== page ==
Over the past week, I've been reviewing the sets of pages written by each of the Change Agent teams, and I've been struck by just how many of you say that teaching your students about metacognition and metacognitive strategies has been a game-changer for them and for you. Teaching students how to learn has been an ongoing theme throughout the SAGE 2YC project, so maybe this shouldn't surprise me:
The three things I have heard about or read, from many Change Agents, is that you now
Bloom's Taxonomy for the cognitive domain, with examples from geology
Provenance: Carol Ormand Ph.D., Carleton College
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Explicitly teach your students about Bloom's taxonomy for the cognitive domain, as Saundra McGuire describes in her book, Teach Students How to Learn: Strategies You Can Incorporate Into Any Course to Improve Student Metacognition, Study Skills, and Motivation
. In one of my first semesters of teaching, I gave one of my classes an assignment that required students to analyze and critique an excerpt from a research paper. My students did an excellent job of summarizing the excerpt, but they did not analyze it. I recognized that they hadn't understood what I wanted them to do, so I changed my plans for class the day I handed back the assignment, and I showed them Bloom's taxonomy for the cognitive domain. I also explicitly said that analyzing is harder than summarizing. And I could see the light bulbs flashing on above their heads. It was AMAZING. The next time I gave them a similar assignment, they all rose to the challenge. It was so much more satisfying to me, and also to them.
Encourage students to match their studying habits to the level of cognitive activity required for assignments and exams, like Jenny McFarland does. Once your students are familiar with Bloom's taxonomy for the cognitive domain, they have a tool for figuring out how to study efficiently and effectively, for the level of mastery that an instructor expects. You can make this as explicit as you want; as Jenny describes in her Musing, Using Bloom's Taxonomy to boost student metacognition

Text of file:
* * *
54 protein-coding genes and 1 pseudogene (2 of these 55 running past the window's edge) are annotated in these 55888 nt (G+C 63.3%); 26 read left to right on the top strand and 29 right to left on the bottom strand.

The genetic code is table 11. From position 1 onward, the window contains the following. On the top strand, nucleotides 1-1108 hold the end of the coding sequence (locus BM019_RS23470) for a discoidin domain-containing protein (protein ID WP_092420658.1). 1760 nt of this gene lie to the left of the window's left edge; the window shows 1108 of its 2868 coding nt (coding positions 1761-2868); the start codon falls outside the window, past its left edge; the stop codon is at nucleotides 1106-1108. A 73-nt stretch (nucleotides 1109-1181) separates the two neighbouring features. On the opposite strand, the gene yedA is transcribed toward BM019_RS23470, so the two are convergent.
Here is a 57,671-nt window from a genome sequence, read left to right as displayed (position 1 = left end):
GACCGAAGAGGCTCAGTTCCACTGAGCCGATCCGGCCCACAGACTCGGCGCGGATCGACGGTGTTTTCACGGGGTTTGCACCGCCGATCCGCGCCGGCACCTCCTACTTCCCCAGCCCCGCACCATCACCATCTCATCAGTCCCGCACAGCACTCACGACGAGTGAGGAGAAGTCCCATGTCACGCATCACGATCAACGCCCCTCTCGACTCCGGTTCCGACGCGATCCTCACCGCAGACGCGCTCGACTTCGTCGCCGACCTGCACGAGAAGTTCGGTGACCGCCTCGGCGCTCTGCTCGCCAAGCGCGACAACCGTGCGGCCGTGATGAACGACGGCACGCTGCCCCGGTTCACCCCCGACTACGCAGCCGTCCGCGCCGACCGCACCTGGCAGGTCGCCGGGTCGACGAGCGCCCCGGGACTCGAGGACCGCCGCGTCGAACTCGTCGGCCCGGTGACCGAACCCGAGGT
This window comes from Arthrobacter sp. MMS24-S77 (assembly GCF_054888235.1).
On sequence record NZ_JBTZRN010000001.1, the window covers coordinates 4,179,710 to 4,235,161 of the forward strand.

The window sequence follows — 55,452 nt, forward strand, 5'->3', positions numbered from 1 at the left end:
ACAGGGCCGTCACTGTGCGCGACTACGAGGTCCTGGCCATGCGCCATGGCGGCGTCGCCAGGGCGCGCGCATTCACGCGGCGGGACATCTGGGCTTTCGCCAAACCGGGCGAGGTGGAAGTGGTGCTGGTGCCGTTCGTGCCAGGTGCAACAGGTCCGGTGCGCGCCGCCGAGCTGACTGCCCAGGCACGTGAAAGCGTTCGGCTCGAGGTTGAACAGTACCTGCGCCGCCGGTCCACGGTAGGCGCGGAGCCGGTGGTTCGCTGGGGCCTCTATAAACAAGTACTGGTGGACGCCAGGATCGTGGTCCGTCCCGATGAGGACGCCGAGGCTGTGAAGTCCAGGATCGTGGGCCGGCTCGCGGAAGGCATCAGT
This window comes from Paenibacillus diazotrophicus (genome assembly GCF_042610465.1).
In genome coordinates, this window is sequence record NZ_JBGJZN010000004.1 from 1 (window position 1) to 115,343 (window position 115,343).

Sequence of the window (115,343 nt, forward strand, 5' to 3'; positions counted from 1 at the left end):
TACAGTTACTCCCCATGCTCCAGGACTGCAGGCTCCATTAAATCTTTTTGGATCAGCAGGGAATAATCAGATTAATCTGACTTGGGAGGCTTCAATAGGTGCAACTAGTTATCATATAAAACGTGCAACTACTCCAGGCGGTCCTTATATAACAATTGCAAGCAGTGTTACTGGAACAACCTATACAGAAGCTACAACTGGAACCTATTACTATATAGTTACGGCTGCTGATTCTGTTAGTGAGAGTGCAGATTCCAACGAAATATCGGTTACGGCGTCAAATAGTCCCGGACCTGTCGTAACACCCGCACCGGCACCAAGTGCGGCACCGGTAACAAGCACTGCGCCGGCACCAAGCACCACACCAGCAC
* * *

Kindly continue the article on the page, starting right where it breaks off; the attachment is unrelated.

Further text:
, she will "ask students to 'Identify the level of Bloom's Taxonomy for each of these questions' to build their metacognitive practice and help them be able to differentiate between a knowledge level question and a question that requires analysis or synthesis."
Incorporate metacognitive "wrappers" around exams or other course activities. Wrappers are metacognitive activities that "wrap" around other activities. For example, if you alert students to the key ideas of a lecture at the beginning and end of a class period, that's a lecture wrapper. If you ask students to reflect on their study strategies and how well those strategies worked when you return an exam, and then have students review those reflections shortly before the next exam, that's an exam wrapper.
Are there other metacognitive activities you have incorporated into your teaching? What are they?
Bloom, Benjamin S., 1956 (Editor). Taxonomy of Educational Objectives Handbook I: The Cognitive Domain . Longmans, New York, NY.
McGuire, Saundra, 2015 Teach Students How to Learn: Strategies You Can Incorporate Into Any Course to Improve Student Metacognition, Study Skills, and Motivation. Stylus Publishing, Sterling, VA.